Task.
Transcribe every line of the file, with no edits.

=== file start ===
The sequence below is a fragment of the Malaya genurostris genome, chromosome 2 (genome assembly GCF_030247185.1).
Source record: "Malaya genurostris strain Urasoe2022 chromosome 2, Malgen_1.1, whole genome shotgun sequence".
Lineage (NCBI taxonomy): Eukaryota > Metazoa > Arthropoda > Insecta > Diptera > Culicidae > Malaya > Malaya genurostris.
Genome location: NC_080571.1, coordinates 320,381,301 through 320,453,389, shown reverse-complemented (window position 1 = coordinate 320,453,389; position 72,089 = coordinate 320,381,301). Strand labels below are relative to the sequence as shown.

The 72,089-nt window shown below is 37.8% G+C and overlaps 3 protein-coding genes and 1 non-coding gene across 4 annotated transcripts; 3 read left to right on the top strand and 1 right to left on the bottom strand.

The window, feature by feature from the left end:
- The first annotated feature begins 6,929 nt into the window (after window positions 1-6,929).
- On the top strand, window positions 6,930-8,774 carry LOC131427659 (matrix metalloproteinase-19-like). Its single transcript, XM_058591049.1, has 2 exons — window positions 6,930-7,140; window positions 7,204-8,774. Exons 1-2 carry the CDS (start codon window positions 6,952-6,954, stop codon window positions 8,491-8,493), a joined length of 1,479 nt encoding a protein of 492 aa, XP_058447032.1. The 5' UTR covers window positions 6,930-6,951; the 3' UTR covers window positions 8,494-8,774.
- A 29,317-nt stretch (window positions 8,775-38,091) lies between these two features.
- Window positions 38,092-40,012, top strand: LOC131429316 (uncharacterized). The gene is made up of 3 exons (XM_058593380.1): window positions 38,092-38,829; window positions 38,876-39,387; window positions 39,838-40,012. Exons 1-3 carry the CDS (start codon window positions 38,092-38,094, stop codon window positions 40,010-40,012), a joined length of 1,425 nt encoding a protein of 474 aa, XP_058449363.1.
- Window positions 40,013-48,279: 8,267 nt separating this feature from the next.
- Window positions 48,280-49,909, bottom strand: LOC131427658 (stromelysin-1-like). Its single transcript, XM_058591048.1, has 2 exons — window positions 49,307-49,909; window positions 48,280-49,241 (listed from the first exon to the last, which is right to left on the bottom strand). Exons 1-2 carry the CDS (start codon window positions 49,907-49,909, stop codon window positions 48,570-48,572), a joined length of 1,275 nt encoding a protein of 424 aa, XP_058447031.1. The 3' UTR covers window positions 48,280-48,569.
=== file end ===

The sequence below is a fragment of the Malaya genurostris genome, chromosome 2 (genome assembly GCF_030247185.1).
Source record: "Malaya genurostris strain Urasoe2022 chromosome 2, Malgen_1.1, whole genome shotgun sequence".
Lineage (NCBI taxonomy): Eukaryota > Metazoa > Arthropoda > Insecta > Diptera > Culicidae > Malaya > Malaya genurostris.
Genome location: NC_080571.1, coordinates 320,381,301 through 320,453,389, shown reverse-complemented (window position 1 = coordinate 320,453,389; position 72,089 = coordinate 320,381,301). Strand labels below are relative to the sequence as shown.

The 72,089-nt window shown below is 37.8% G+C and overlaps 3 protein-coding genes and 1 non-coding gene across 4 annotated transcripts; 3 read left to right on the top strand and 1 right to left on the bottom strand.

The window, feature by feature from the left end:
- The first annotated feature begins 6,929 nt into the window (after window positions 1-6,929).
- On the top strand, window positions 6,930-8,774 carry LOC131427659 (matrix metalloproteinase-19-like). Its single transcript, XM_058591049.1, has 2 exons — window positions 6,930-7,140; window positions 7,204-8,774. Exons 1-2 carry the CDS (start codon window positions 6,952-6,954, stop codon window positions 8,491-8,493), a joined length of 1,479 nt encoding a protein of 492 aa, XP_058447032.1. The 5' UTR covers window positions 6,930-6,951; the 3' UTR covers window positions 8,494-8,774.
- A 29,317-nt stretch (window positions 8,775-38,091) lies between these two features.
- Window positions 38,092-40,012, top strand: LOC131429316 (uncharacterized). The gene is made up of 3 exons (XM_058593380.1): window positions 38,092-38,829; window positions 38,876-39,387; window positions 39,838-40,012. Exons 1-3 carry the CDS (start codon window positions 38,092-38,094, stop codon window positions 40,010-40,012), a joined length of 1,425 nt encoding a protein of 474 aa, XP_058449363.1.
- Window positions 40,013-48,279: 8,267 nt separating this feature from the next.
- Window positions 48,280-49,909, bottom strand: LOC131427658 (stromelysin-1-like). Its single transcript, XM_058591048.1, has 2 exons — window positions 49,307-49,909; window positions 48,280-49,241 (listed from the first exon to the last, which is right to left on the bottom strand). Exons 1-2 carry the CDS (start codon window positions 49,907-49,909, stop codon window positions 48,570-48,572), a joined length of 1,275 nt encoding a protein of 424 aa, XP_058447031.1. The 3' UTR covers window positions 48,280-48,569.